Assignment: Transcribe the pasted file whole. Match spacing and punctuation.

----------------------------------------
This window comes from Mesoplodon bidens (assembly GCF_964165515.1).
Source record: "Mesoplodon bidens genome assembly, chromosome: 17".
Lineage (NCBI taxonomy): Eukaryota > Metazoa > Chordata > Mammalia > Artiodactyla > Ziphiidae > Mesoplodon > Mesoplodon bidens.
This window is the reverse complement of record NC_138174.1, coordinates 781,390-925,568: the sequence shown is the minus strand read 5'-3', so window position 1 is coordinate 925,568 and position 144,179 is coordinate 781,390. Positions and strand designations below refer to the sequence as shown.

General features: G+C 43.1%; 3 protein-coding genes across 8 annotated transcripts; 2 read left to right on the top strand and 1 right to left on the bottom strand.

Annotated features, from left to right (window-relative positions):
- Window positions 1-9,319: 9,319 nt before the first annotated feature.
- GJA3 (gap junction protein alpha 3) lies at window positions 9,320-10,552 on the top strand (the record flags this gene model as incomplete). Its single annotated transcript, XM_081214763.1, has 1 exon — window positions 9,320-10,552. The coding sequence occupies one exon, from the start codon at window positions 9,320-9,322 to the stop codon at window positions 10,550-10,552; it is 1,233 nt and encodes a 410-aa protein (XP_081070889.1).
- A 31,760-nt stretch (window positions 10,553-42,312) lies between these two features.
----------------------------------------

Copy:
This window comes from Mesoplodon bidens (assembly GCF_964165515.1).
Source record: "Mesoplodon bidens genome assembly, chromosome: 17".
Lineage (NCBI taxonomy): Eukaryota > Metazoa > Chordata > Mammalia > Artiodactyla > Ziphiidae > Mesoplodon > Mesoplodon bidens.
This window is the reverse complement of record NC_138174.1, coordinates 781,390-925,568: the sequence shown is the minus strand read 5'-3', so window position 1 is coordinate 925,568 and position 144,179 is coordinate 781,390. Positions and strand designations below refer to the sequence as shown.

General features: G+C 43.1%; 3 protein-coding genes across 8 annotated transcripts; 2 read left to right on the top strand and 1 right to left on the bottom strand.

Annotated features, from left to right (window-relative positions):
- Window positions 1-9,319: 9,319 nt before the first annotated feature.
- GJA3 (gap junction protein alpha 3) lies at window positions 9,320-10,552 on the top strand (the record flags this gene model as incomplete). Its single annotated transcript, XM_081214763.1, has 1 exon — window positions 9,320-10,552. The coding sequence occupies one exon, from the start codon at window positions 9,320-9,322 to the stop codon at window positions 10,550-10,552; it is 1,233 nt and encodes a 410-aa protein (XP_081070889.1).
- A 31,760-nt stretch (window positions 10,553-42,312) lies between these two features.